Neolithic ramblings

Sometimes I go outside to do some research. It’s an excuse to do something that doesn’t involve actually writing anything – preferably something that involves walking around. It’s essential to do this. No really. It is.

My current WIP is set in area that closely resembles the mythical landscape of Avebury and Silbury Hill. I tend to write about places I love, and this part of the country is an all time favourite. I only have to catch a glimpse of Silbury Hill to feel like I’ve come home – which is kind of strange as I live in Bristol.

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The feeling is so strong, it’s almost an obsession. A friend and fellow writer recently suggested I should start modelling the mound in mashed potato. For an entire morning I thought about uprooting the front garden and creating a Silbury Hill version of this:

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Truth is I’m obsessed with the neolithic, reading every theory from the sublime to the totally ridiculous about what our ancestors were really thinking when they scattered the land with enormous stone circles, avenues and man-made mounds.

Ancient monuments draw us in to the bigger picture of the landscape, offering a root to our ancestors’ stories of life and death, the myths of creation and the collective unconscious. ¬†Or so I like to think. I usually while away a few hours soaking up the atmosphere of ancient sites, taking millions of identical photos of exactly the same bloody things (my daughter’s summary – and she does have a point…)

You could argue that rambling about the countryside searching for your inner neolithic woman can’t possibly help with story development. But I reckon it does. Walking gives you time to think, and you can think about anything you like. Plot untangling, character development, sub plots – whatever. The geography is an added bonus. I tend to choose the neolithic, but you might prefer the heart of the inner city. Sometimes it just feels good to not be stuck in front of your computer.

Anyway, enough rambling. Time to write something. Just as soon as I’ve finished recreating Stonehenge with this plate of chips…

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A degree of lunacy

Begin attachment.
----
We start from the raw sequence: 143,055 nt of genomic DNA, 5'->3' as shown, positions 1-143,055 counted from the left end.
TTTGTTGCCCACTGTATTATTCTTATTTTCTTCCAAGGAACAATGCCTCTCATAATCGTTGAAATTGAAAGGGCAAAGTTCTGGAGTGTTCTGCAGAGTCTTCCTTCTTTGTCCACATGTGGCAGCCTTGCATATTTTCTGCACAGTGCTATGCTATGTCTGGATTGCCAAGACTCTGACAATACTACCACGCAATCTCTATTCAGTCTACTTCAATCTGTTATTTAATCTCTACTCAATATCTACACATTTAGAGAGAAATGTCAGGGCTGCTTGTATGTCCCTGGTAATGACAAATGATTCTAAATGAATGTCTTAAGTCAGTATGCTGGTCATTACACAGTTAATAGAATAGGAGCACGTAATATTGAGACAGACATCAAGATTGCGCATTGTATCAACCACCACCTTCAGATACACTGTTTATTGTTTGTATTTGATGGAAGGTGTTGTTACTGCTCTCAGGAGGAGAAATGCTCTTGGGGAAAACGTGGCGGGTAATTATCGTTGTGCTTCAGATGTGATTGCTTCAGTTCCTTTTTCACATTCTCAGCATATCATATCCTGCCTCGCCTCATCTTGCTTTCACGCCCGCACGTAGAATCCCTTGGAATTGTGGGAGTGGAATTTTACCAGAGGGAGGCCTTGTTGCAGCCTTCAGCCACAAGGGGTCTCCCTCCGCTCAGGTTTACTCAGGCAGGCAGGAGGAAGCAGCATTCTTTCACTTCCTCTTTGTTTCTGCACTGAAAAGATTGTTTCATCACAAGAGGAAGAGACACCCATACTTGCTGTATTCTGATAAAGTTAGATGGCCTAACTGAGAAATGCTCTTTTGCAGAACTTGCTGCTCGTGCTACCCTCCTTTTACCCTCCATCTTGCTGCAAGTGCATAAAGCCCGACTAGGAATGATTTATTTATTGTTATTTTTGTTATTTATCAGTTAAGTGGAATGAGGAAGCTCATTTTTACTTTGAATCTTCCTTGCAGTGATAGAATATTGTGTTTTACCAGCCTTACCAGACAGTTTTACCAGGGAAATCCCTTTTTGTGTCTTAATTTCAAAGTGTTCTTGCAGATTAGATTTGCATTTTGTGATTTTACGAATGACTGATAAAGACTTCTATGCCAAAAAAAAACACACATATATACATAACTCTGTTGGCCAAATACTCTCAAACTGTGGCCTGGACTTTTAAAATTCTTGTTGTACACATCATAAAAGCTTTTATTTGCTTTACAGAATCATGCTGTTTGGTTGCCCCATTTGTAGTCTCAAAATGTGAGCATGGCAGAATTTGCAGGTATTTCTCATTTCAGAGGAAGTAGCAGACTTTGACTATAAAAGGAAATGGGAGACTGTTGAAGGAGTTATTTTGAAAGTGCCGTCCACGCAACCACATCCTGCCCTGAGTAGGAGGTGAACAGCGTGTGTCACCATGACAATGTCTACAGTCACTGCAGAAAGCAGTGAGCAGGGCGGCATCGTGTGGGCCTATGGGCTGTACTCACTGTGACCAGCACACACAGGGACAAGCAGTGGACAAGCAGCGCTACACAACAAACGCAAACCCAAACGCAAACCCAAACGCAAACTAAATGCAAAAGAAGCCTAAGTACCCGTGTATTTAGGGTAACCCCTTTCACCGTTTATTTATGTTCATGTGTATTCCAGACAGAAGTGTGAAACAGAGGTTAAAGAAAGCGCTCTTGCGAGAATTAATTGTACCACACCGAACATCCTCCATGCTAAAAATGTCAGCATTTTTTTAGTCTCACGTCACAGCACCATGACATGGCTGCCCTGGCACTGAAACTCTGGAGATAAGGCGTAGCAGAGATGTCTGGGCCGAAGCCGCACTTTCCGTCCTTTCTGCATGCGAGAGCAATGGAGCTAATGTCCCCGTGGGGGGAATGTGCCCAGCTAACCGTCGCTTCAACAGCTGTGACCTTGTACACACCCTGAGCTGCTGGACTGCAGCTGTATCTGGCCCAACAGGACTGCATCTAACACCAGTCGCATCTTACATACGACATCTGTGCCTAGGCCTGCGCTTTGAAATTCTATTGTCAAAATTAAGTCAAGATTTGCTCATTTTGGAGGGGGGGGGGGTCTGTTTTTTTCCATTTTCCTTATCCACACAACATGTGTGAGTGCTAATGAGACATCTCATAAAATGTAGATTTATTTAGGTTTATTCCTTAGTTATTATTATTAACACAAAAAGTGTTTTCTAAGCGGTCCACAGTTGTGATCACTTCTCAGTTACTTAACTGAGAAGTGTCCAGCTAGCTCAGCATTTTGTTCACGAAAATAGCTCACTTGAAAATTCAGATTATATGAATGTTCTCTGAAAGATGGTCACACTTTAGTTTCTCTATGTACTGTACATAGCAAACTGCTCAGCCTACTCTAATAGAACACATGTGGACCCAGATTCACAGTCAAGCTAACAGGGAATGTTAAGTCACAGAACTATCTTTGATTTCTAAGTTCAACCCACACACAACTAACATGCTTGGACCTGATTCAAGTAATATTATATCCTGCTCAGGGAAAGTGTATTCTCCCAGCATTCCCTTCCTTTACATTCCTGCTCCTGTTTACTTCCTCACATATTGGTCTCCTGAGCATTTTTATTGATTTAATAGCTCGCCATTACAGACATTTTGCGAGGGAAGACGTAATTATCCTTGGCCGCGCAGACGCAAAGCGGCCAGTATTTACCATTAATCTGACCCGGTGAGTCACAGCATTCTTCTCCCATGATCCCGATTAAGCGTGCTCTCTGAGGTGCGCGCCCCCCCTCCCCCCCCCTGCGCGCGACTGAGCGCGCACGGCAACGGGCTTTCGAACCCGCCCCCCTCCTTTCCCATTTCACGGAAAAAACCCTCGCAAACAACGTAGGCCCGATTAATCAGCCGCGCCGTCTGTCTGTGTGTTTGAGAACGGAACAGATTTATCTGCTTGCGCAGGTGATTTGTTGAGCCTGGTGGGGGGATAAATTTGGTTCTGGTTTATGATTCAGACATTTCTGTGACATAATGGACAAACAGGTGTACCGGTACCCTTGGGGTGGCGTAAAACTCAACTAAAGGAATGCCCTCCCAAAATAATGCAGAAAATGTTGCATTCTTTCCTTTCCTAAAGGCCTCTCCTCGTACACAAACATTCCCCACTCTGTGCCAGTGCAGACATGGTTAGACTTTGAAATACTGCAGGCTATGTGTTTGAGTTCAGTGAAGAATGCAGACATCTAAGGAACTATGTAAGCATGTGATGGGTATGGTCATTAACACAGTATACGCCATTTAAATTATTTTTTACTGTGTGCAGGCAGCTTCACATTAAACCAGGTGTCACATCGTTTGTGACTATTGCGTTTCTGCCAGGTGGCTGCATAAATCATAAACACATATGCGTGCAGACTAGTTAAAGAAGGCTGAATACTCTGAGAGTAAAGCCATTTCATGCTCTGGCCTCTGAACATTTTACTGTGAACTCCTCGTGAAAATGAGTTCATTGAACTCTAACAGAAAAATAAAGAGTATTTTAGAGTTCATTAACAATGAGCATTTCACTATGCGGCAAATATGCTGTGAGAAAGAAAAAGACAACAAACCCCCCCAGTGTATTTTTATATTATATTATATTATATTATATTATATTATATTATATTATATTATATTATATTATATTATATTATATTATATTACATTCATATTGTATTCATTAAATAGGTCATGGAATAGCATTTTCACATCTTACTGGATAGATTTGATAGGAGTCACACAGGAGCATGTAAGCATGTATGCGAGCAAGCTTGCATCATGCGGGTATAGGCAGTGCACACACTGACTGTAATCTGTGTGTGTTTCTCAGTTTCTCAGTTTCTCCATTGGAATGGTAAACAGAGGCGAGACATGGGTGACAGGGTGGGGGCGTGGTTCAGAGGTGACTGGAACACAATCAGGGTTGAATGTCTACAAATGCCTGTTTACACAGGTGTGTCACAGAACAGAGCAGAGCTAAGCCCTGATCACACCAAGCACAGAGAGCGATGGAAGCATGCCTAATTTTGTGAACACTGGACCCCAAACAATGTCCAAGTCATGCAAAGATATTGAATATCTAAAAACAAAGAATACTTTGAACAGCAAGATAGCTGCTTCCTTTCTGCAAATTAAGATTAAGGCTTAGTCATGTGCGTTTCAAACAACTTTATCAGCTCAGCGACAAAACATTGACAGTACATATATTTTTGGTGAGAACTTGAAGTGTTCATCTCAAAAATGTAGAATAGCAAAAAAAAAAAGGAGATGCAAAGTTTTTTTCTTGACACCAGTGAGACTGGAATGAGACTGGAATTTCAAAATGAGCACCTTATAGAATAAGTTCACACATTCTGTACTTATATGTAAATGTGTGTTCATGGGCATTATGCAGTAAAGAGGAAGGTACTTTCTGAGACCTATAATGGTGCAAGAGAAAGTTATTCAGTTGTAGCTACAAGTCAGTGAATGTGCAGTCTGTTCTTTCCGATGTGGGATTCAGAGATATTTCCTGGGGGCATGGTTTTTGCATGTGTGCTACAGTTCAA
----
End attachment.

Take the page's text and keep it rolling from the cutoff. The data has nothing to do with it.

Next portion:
The full moon a couple of days ago was the last of the ‘supermoons’ of 2014. That’s when the moon is as close as it gets to the earth, so it appears 14% bigger and up to 30% brighter. It happened to be a clear night and a very beautiful orangey Harvest Moon – in fact here’s a picture I nicked from the internet:

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Anyway, something I read in an article in the Guardian about supermoons really got me thinking – apparently the moon originally appeared 17 x bigger in diameter than it does today. 17 x bigger? THAT’S MASSIVE! Here’s the diagram:

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According to scientist types that know about these things, the moon still moves away from the earth at the rate of about 3.8cms a year. That may not sound much, but think about it – even in my life time it’s moved well over a metre further away. That’s quite a lot. I can visualise that amount. It’s half the width of my desk.

To anything living 300 million years ago, the moon would have been 114,000 kilometres closer to the earth (allow for slightly dodgy maths) – so surely it must have appeared much bigger? The tides around Pangea would have been spectacular. And was it still perceptibly bigger to our distant moon gazing ancestors?

Thinking about all this (instead of writing or editing the novel of course) I realise I’m now old enough to have experienced some degree of geological time. By the time I die, the moon will be around 2 metres further away from the earth than it was when I was born. Already I feel some sense of loss. Even by the time I finish the next novel, the moon will be at least another 3.8cms away.

Guess I’d better stop faffing. Probably need to crack on before time ends and the universe falls apart…